The year 2018 has started with a bang here in the North Carolina, with Old Man Winter unleashing record-setting cold throughout the region.
Most of us hunkered down indoors through the bitter stretch, relying on our home heating systems to keep us safe and protected. But we shouldn’t take that safety for granted: when we spend all those hours indoors with our furnace cranking out BTUs, we also expose ourselves to risks from carbon monoxide poisoning.
More than 20,000 people visit emergency rooms with symptoms of carbon monoxide (CO) poisoning each year – and nearly 40 percent of those visits come in the winter, when our heating systems are running at full tilt.
The good news is the dangers of CO poisoning are preventable with a little education and some diligence. To stay safe, you’ll need to know some CO basics: how to spot the signs of poisoning, how to deal with its symptoms, and how to prevent CO buildup from occurring in the first place.
Carbon monoxide basics
Carbon monoxide is a poisonous, odorless, and colorless gas produced when you burn propane, wood, oil, or any other kind of fuel. Exposure to it can cause illness, disorientation, or, in extreme cases, death.
Carbon monoxide usually accumulates due to poor ventilation or equipment malfunction. A blocked vent or flue, a damaged or poorly maintained heating system, or overuse of an unvented heating appliance can all cause a dangerous CO build-up in your home.
Carbon monoxide poisoning symptoms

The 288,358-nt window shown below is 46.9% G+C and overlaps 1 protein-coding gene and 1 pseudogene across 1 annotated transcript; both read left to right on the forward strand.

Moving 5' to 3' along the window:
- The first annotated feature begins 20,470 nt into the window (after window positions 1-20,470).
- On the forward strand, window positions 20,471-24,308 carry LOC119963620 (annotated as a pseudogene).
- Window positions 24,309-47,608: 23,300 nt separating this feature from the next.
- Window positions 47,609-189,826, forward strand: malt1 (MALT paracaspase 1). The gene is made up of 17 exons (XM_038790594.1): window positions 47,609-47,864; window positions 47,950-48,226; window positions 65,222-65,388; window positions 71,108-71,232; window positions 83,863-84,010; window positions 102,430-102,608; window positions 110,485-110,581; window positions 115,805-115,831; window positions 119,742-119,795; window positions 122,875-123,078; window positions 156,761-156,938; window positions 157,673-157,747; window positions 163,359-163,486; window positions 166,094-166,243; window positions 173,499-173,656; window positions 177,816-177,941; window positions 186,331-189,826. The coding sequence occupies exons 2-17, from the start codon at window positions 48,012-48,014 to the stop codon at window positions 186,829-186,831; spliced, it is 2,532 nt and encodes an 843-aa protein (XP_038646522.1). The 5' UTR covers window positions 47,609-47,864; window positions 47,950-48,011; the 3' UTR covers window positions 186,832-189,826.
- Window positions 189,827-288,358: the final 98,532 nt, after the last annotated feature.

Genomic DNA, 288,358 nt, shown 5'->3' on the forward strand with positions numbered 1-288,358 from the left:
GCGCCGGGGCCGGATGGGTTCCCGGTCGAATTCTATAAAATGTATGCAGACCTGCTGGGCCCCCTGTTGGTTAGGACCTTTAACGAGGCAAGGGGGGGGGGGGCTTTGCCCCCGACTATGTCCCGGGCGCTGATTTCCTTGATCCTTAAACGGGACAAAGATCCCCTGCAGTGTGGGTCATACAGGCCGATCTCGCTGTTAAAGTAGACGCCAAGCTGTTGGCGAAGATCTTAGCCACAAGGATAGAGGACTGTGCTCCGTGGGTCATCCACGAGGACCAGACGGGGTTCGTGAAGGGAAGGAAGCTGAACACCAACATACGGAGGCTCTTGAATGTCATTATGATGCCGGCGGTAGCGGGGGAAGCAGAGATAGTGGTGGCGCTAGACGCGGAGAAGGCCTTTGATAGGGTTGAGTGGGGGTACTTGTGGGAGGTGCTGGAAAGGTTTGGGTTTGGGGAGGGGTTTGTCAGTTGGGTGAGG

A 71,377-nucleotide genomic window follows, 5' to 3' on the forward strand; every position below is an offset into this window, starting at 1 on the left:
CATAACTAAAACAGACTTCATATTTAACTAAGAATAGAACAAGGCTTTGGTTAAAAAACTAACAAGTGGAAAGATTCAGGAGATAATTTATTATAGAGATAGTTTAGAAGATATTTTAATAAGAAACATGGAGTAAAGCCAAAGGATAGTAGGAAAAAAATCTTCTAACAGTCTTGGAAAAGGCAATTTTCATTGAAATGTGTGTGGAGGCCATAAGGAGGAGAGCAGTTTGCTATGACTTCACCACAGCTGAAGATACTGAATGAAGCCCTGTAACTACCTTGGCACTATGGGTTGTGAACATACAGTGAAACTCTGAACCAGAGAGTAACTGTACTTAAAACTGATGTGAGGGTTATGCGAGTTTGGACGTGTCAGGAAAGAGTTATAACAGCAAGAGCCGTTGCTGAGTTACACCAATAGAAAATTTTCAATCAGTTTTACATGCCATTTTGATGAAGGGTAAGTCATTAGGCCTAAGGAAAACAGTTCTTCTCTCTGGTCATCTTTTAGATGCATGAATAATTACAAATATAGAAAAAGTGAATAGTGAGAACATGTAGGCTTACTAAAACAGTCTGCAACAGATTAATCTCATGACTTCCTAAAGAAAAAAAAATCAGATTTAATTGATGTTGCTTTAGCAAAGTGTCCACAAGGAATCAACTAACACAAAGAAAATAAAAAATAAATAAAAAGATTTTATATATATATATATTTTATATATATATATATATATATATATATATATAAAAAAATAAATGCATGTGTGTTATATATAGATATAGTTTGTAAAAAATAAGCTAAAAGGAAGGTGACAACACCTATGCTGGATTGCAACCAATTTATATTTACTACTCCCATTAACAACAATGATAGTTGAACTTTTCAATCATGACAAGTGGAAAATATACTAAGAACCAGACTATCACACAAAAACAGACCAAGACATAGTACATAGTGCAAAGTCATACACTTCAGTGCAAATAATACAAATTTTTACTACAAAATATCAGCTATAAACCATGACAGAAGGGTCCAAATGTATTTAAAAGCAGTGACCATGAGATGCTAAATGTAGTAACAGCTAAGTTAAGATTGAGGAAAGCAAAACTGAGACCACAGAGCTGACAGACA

Symptoms of CO poisoning worsen with increased exposure to the gas. Limited exposure can cause flu-like symptoms (headaches, nausea, and fatigue). Moderate exposure can cause severe headaches, drowsiness, and disorientation. High exposure can lead to unconsciousness, cardiac arrest, and potentially death. Exposure to carbon monoxide can be especially dangerous for young children, in whom the spread of CO poisoning is more rapid.
If you notice CO poisoning symptoms
Get fresh air immediately. Open windows and doors, then leave the house
Report your symptoms to your doctor
Get a professional inspection for your appliances before using them again
Five ways to prevent CO dangers in your home
Carbon monoxide poisoning is preventable with some sensible preparation and awareness. Here are five of the best ways to prevent CO dangers in your home:
Get your heating equipment serviced every year.An expert will spot issues before they pose risks to your family.
Install a CO detector on every floor of your home. Replace batteries once a year and replace the detector itself every five years.
Keep outdoor exhaust vents clear. Blocked vents can cause a dangerous buildup inside your home. Be sure to clear exhaust vents, flues, and other lines after all storms.
Keep an eye on your pets. If your pet seems sick or unusually slow to awaken, take him or her outside, check your CO detectors, and open windows.
Never start a vehicle indoors. Start your car with the garage door open, and never run it for more than a few minutes.